New Technology Allows Conservationists to Remotely Identify Regions with High Biodiversity

Scientists from the Carnegie Airborne Observatory recently developed a new tool for identifying forests with high biodiversity. The technique allows researchers to locate areas that might need protection. The details were just published in the journal Science.

Conservationists have a tough job when deciding which sections of the tropics to monitor and protect. Available data on tropical forest ranges is often incomplete and riddled with errors or vague information. There’s also no easy way to identify biodiverse regions, areas that would need the most protection.

A team of researchers attempted to improve current methods of tropical forest mapping by using a technique called airborne laser-guided imaging spectroscopy. The method allowed researchers to detect and identify chemicals in tree canopies. Plants release different chemicals during normal processes such as photosynthesis. Measuring the chemical concentrations can allow researchers to determine the density and variety of plants in the area. When combined with satellite mapping, the team could get a full picture of the composition and biodiversity of individual forest regions. They tested their new method in Peru, an area that lacks proper maps of many of their tropical forests. Using airborne laser-guided imaging spectroscopy, the team identified biodiversity hot spots—areas with a large number of plant and animal species. The researchers collaborated with the Peruvian Ministry of Environment and found 30 million acres of biodiverse Amazonian forest that would need protection. They also discovered two more targets for conservation, 7 million acres of Peruvian peatland forest and 1.5 million acres of Andean forests. These regions would have been difficult to discover without modern mapping tools.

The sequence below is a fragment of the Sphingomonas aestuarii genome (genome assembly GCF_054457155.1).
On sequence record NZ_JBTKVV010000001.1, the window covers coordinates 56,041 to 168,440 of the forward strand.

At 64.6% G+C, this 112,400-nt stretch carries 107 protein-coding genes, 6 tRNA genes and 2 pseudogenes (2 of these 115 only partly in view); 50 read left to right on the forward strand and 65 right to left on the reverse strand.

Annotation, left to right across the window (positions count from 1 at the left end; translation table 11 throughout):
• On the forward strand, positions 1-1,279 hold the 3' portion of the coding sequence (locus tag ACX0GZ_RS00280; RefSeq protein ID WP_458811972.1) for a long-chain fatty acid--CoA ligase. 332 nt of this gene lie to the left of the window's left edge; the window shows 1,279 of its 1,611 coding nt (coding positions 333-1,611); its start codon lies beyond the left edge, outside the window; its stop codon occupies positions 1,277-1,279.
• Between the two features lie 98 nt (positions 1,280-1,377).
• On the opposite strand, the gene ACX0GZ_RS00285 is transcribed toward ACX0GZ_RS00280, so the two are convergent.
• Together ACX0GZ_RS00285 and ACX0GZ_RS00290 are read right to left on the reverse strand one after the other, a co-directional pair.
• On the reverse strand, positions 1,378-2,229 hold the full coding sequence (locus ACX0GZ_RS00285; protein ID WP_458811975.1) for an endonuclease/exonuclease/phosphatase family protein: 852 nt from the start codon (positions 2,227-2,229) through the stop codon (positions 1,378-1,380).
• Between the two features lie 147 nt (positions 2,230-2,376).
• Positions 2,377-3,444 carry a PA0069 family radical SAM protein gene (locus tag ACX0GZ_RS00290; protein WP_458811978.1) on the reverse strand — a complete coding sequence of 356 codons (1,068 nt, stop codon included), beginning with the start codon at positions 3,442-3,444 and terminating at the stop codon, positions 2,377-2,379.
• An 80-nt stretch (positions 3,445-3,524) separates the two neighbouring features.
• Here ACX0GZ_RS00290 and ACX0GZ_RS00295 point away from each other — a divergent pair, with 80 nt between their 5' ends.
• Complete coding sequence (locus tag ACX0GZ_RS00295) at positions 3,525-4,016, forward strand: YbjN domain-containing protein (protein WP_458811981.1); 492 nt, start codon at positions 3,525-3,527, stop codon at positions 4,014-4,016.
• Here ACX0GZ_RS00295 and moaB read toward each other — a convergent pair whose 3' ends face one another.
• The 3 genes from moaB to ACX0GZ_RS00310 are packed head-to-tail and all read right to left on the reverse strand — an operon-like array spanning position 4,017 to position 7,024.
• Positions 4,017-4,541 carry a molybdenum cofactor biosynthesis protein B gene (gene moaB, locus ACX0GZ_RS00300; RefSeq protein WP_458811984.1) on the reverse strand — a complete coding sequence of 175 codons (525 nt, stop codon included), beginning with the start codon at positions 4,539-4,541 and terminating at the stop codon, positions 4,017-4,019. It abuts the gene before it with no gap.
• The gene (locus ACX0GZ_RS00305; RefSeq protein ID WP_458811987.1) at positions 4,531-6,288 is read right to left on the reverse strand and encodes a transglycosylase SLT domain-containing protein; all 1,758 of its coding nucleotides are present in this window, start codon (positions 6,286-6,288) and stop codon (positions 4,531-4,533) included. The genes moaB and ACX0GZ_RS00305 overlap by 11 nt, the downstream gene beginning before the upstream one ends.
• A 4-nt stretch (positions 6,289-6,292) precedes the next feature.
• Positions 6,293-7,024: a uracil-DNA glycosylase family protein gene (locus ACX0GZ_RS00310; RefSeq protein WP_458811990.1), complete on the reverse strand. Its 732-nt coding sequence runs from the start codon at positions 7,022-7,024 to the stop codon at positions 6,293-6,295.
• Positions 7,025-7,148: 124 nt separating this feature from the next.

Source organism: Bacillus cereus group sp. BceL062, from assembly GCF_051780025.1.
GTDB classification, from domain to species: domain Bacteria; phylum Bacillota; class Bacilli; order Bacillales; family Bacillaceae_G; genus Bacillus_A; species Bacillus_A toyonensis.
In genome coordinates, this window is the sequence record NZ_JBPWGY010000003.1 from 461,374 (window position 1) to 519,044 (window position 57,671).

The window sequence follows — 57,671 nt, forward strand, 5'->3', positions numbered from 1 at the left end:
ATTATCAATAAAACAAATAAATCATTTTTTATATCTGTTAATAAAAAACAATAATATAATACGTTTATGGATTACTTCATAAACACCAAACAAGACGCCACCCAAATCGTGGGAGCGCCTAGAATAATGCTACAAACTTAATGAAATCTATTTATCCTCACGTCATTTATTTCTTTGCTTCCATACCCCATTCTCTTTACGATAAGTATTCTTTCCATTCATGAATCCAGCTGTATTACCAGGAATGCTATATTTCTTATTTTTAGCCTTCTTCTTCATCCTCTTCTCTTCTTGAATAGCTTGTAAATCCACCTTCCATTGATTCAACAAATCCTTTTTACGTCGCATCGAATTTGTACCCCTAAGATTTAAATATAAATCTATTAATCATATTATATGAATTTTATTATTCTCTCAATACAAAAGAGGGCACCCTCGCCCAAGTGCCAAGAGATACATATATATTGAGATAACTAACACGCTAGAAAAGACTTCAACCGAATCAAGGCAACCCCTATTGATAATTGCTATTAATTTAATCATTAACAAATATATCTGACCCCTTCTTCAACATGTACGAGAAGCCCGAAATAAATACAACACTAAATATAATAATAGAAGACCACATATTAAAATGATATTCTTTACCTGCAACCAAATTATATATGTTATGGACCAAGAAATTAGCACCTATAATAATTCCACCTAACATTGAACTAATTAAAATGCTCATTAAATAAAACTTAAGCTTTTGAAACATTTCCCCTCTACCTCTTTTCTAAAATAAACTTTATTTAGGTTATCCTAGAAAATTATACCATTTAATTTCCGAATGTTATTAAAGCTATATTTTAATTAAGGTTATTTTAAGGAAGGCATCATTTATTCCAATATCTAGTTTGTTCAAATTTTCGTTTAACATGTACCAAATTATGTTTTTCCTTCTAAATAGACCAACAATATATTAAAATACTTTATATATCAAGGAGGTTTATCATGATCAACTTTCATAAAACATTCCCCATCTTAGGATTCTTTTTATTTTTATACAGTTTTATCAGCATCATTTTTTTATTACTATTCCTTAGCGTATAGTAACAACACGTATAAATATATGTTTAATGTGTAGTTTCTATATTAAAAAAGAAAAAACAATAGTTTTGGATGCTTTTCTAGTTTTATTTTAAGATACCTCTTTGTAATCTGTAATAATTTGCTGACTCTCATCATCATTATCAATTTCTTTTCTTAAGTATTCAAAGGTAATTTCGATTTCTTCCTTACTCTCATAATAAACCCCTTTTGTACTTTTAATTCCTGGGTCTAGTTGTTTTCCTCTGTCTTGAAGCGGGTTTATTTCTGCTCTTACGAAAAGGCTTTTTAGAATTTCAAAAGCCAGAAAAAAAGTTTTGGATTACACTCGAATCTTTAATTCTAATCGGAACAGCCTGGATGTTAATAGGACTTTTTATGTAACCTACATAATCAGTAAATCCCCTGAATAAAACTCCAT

The new technology, which allows researchers to remotely scan and discover biodiverse forest regions, will aid conservation efforts. The team hopes to begin using their maps on a global scale to help conservationists identify the most biodiverse regions.


Asner et al. Airborne laser-guided imaging spectroscopy to map forest trait diversity and guide conservation. Science (2017).

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